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Film on Fridays: Brüno ist everything I hoped it would be and more

July 10, 2009
Pictured above: Sqlog writer Max Ebert at a recent photoshoot

Pictured above: Sqlog writer Max Ebert at a recent photoshoot

I’ve been hearing awesome shit about Brüno for months. Getting thrown out of a military base in Alabama. Getting thrown of Austria. Setting up a fake wrestling event that turned into a gay make-out session, and then escaping the riotous, maddened crowd through tunnels built for that express purpose.

It was the latter that prompted me to buy tickets for the midnight showing.

A friend who was at the Metreon last night texted:

Bruno is everything I thought it would be

Oh, I disagree.

Thanks to David (as well as my own sick curiosity, I guess) I wasn’t nearly as appalled by the sight of Brüno’s “pygmy flight attendant lover” manning an exercise bike powering a thrusting dildo, or by Brüno jamming a champagne bottle up his lover’s ass and pouring bubbly into waiting glasses. But I have to say. It wasn’t what I was expecting.

Some minutes later, my feeble, feeble envelope got pushed all the way to the wall with a good two or three minutes of a penis waving back, forth, side to side, and then around and around before standing up straight and talking through its glans.

the closest thing i could find to a image of baron cohen's wee wee

the closest thing i could find to a image of sacha baron cohen's wee wee

But my job isn’t to describe every little bit in Brüno that made me laugh so hard, the row in front of us was visibly freaked out. (In fact, this column isn’t even my job in the first place.) A movie can be shocking, but does it make it worth seeing? Even though its opening weekend sales are looking like they’ll be much higher than originally expected, critics have come together on RottenTomatoes to give Brüno a wince-worthy 53%.

Michael Phillips of the Chicago Tribune writes:

The problem with Brüno comes in mistaking blatancy for comic gold.

And for bonus points, my favorite review, from the cultural pillar of the WSJ:

It’s an exercise in offensiveness, an exploration of over-the-topness and a gleeful working of both sides of the street. What brings Brüno down, though, is sinful behavior. Mr. Baron Cohen commits the cardinal sin of unfunniness.

Before the movie came out, I was annoyed by all the reviews that fixated on the meta-ness of the movie. Isn’t it obvious that the blatancy by itself isn’t a good joke? Isn’t it obvious that the main source of humor is from the people who really take it seriously? Isn’t it obvious that the all the best parts are watching other people squirm and squirm and squirm? And isn’t it obvious that if a critic complains about the crassness of the film, they’ve been taken in and they themselves have become the butt of the joke?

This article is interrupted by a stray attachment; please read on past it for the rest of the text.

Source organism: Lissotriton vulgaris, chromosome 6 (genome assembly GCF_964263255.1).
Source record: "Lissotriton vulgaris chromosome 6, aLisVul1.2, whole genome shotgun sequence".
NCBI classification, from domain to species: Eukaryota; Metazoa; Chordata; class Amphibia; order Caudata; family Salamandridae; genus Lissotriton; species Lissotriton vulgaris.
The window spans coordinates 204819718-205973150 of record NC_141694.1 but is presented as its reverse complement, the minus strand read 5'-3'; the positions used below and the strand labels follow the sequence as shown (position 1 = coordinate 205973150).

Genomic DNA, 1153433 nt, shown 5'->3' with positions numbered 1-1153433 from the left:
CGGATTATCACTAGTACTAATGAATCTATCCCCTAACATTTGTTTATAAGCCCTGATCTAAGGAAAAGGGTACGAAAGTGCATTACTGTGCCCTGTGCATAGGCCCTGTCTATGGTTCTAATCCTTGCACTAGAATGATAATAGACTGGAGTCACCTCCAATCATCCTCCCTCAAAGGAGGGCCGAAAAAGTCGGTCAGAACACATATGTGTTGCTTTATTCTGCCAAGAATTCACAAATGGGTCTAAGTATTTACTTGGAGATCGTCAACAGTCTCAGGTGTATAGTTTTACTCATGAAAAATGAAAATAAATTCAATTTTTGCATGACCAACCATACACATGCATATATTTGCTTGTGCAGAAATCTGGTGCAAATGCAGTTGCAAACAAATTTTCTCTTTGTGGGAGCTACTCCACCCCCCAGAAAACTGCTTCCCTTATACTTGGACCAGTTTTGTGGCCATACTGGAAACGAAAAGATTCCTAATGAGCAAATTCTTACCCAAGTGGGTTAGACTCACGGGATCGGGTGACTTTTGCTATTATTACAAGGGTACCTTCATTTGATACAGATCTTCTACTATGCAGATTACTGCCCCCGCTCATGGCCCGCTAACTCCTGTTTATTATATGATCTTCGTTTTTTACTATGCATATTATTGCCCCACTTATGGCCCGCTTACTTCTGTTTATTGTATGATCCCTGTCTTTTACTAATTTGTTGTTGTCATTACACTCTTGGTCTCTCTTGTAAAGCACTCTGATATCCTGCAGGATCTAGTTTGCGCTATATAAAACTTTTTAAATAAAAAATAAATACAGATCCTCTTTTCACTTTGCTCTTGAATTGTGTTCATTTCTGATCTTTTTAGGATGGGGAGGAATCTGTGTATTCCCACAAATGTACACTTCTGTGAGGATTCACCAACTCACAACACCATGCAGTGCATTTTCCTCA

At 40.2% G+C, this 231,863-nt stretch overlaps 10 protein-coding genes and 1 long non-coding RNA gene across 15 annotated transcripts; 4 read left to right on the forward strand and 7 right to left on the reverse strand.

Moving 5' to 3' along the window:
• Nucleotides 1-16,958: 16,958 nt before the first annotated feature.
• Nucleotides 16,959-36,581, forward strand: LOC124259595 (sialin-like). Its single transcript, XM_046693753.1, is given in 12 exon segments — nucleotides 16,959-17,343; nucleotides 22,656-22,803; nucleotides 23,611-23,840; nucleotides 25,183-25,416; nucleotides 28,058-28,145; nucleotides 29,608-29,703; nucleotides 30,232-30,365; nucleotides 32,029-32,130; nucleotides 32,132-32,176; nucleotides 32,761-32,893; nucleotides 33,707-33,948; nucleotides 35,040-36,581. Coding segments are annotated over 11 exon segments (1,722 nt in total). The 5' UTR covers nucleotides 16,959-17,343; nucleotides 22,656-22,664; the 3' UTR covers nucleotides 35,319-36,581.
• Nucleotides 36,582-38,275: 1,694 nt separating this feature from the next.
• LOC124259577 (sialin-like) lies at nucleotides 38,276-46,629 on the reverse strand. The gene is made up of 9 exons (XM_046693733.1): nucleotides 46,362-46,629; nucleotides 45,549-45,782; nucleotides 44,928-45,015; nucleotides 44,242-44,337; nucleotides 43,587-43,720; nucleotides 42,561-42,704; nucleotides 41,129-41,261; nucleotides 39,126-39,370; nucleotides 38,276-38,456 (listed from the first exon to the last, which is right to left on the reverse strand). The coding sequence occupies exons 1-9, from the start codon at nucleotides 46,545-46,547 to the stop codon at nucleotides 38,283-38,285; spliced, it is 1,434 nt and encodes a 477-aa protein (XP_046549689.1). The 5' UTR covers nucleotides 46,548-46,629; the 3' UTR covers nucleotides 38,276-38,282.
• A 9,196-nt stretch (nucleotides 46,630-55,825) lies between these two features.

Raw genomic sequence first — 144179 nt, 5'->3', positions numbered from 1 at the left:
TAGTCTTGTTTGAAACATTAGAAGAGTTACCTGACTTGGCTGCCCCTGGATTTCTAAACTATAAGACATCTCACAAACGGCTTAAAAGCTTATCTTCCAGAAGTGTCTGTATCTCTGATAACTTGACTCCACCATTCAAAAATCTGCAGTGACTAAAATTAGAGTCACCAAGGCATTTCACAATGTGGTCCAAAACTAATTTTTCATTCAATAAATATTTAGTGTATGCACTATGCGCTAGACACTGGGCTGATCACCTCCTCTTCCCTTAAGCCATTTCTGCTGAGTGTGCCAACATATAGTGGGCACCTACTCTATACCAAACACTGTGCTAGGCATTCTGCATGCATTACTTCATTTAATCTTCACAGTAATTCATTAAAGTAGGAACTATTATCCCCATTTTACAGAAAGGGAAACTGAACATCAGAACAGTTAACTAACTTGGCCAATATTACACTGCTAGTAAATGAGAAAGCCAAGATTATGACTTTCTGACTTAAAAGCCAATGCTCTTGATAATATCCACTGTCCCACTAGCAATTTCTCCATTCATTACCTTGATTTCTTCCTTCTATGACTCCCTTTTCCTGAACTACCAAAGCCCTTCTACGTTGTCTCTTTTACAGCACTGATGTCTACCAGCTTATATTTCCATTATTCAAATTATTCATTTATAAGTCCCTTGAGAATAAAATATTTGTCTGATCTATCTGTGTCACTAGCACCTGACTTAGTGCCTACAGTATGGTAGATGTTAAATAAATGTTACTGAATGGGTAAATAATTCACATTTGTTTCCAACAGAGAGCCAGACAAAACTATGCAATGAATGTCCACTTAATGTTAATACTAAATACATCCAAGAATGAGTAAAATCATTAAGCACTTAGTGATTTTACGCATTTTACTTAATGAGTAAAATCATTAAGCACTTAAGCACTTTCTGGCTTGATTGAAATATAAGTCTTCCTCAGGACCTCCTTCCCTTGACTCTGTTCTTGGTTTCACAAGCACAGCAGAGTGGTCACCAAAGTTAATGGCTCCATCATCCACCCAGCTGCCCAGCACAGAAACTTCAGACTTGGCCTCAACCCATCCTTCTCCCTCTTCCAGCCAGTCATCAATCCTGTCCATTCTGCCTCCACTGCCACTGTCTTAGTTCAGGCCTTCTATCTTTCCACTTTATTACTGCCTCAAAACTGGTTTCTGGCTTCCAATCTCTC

Why else would the craziest and most offensive montages be frontloaded at the beginning of the movie? Talking penises, for fuck’s sake. The moment you take it seriously– the moment you let it offend you– the joke is lost on you. Don’t get it? Then don’t bother seeing the rest of it, ya Philistines. In a way, it’s a litmus test, meant to clear the unworthy out of the theater.

This all seems fairly obvious to us, the 4chan generation, who were bombarded fairly early on with everything from goatse.cx to Anonymous. Spend enough time on the internet, and your trolling-detectors will become so finely tuned that you’ll even begin to suspect entirely serious enterprises of being massive jokes. As it turns out, it’s mostly old, computer-illiterate, overly-serious geezers who review movies.

There is one criticism that I do think is valid:

Tom Maurstad of the Dallas Morning News writes:

Even at 82 minutes, Brüno feels stretched-out with stitched-together filler.

I’ll grant that there is a lot more scripted filler than you are led to believe from the trailers.

You get the impression that it was really hard to get as much quality reaction footage as they were hoping for. Hence the movie is only 82 minutes long.

The scripted bits aren’t really worth seeing. They’re what string the movie along, but I feel like I could have watched the movie sans scripted and still come away with the same impression.

On the other hand, the unscripted bits are good. They are really really good. The standard of funny is ridiculously high. And if you think a photoshop of a baby getting crucified by other babies dressed in Roman costume isn’t funny– well, we’ve been over this.

And to be entirely fair to the scripted parts, they do take place almost entirely in German. And when they have an unwitting audience– like the three bewildered cops watching Brüno get into a couple’s argument… in German– it is decently funny.

So I do think the movie is funny, and I guess I think the scripted filler is okay. Here is what I do not think: Brüno will not change the world. Some people seem to think that Brüno will change the way that Hollywood depicts gays– but I think that the limp-wristed, lispy sissy is already on its way out. Brüno could not have possibly caused the decline of that terribly regressive portrayal, nor will this movie speed it to its end.

What kind of an impact could Bruno have anyway, if the joke is lost on 47% of people already?

Also, Ronpaulronpaulronpaulronpaulronpaul

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2 comments

  1. Fuck you. My photoshoot was way hotter than that.


  2. The sheer amount of time you have remained unconvinced of Undimmed by Anime Tears’ utter brilliance is but another testament to Undimmed by Anime Tears’ utter brilliance.



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